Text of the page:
The Observer is a Student-run, daily print & online newspaper serving Notre Dame & Saint Mary's. Learn more about us.



For average Joe, rock-stardom is only a guitar store away

Chris McGrady | Tuesday, October 16, 2007

Anybody can be a rock star. All it takes is a beat-up amp and an electric guitar. Or so the thousands of people who have taught themselves how to rock like Jimmi Hendrix would have you believe. Learning to play the guitar has become an increasingly easy task. With the resources of the Internet and the surplus of readily available instruments, guitar-godliness is just a strum or two away.

Naturally, learning the guitar starts with obtaining the instrument, and there are several ways to go about this. Start by checking with family members. You might be surprised to find your dad has a 1972 Fender Strat tucked away in the attic, proving to you that his college afro haircut wasn’t just for show. If you’re not so lucky to have a dad who is more rock ‘n’ roll than rocking chair, then your next best bet is a used-instrument store. Many places carry reasonably priced (think $75 – $125) guitars that will more than fulfill the needs of the fledgling guitarist. When, and more importantly if, you start to outplay your equipment, then you can spend the big bucks on a thousand dollar guitar and amp combo.

Whether you go acoustic or electric is up to you and your specific needs and musical preferences: Try acoustic for John Mayer-esque quad concerts for a lucky lady and electric for spine-tingling solos.

Now the next step: choosing lessons or the do-it-yourself approach. Lessons are always a pricey endeavor. Other problems include getting burnt out by not learning the music you really want to play and having to work around a difficult schedule. Often, teaching yourself is the best route for the new guitarist. Save lessons for when you are trying to get over a particular big plateau in your playing abilities that is preventing you from becoming the next Clapton or Satriani.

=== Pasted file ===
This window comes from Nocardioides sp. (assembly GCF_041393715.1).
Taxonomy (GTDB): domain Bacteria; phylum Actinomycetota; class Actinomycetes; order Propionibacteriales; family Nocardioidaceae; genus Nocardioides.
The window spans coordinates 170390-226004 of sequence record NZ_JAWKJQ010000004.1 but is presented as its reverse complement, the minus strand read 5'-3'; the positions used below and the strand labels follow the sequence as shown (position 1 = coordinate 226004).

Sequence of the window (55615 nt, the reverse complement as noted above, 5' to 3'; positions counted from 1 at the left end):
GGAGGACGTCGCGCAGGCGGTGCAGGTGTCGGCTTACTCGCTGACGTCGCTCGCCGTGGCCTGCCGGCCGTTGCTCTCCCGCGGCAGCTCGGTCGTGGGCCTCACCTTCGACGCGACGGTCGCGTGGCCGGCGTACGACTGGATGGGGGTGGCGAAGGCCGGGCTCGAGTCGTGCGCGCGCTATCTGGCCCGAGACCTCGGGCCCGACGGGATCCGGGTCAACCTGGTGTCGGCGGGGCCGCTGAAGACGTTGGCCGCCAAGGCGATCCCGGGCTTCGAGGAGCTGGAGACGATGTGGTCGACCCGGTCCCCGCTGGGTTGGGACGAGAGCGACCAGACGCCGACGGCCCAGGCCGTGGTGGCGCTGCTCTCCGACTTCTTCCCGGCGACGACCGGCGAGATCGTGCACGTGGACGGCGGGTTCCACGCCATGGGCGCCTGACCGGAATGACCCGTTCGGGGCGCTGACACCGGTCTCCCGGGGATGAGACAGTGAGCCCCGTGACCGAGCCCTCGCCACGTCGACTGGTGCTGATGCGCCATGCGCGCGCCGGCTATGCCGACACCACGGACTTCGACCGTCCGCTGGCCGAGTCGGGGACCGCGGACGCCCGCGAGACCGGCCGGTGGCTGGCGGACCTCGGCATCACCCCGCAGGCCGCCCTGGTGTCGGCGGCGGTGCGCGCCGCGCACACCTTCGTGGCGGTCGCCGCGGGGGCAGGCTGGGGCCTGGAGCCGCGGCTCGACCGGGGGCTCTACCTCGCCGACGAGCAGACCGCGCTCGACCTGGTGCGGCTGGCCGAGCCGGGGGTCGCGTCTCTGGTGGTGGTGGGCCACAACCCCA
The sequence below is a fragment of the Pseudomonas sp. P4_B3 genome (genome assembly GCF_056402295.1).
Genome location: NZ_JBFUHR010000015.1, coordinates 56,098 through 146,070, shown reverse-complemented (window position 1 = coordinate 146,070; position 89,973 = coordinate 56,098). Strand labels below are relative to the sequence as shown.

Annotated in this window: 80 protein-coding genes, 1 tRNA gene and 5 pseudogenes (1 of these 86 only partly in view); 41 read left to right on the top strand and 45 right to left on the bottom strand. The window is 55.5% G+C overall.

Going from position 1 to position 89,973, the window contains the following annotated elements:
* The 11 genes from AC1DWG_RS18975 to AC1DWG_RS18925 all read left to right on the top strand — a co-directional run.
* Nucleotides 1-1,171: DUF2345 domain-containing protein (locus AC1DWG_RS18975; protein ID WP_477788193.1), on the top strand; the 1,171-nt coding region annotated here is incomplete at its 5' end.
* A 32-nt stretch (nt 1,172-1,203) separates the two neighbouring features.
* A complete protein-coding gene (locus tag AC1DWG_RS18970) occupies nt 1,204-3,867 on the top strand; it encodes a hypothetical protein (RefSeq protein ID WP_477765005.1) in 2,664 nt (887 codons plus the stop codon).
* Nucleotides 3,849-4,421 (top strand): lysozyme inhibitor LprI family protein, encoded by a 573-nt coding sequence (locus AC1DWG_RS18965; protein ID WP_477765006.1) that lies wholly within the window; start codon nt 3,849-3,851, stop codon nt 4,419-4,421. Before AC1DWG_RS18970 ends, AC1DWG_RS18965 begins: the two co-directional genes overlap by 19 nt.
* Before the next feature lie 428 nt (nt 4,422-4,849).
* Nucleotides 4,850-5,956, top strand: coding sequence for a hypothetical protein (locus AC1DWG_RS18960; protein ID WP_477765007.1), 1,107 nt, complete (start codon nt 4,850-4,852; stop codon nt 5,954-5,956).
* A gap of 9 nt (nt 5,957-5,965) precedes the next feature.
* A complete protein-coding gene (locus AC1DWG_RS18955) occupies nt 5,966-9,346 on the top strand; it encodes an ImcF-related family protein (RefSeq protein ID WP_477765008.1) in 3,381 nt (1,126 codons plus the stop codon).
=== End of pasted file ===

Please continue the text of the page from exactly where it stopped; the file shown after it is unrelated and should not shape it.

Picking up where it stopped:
Find yourself an approach that suits your learning style. The best place to do this is, not surprisingly, the Internet. Some sites advocate finding a difficult piece and working with it until you can play it. This approach will only work for those people with a decent amount of musical talent and the patience of a saint.

Other sites say to start with the basics – finger position, simple chords, and scales – and work with them until they’ve been mastered. Then work your way onto easy songs like “Free Falling” by Tom Petty, “Take It Easy” by The Eagles, or any other work following a simple chord progression.

The next step is the longest – and the most trying. I’m talking ’bout practice.

Practice, practice, practice.

When you’re done practicing, practice some more. Learning the guitar is a time-consuming and frustrating task, but the fruits of your labor will be great. All guitar enthusiasts get annoyed by difficult pieces and chords they can’t quite play, but conquering that struggle will be immensely satisfying. Stick with it through the difficult times, and soon you’ll be on your way to rock-star status.

Now, if only you can find those leather pants.

The views expressed in Scene and Heard are those of the author and not necessarily those of The Observer.

Contact Chris McGrady at cmcgrad1@nd.edu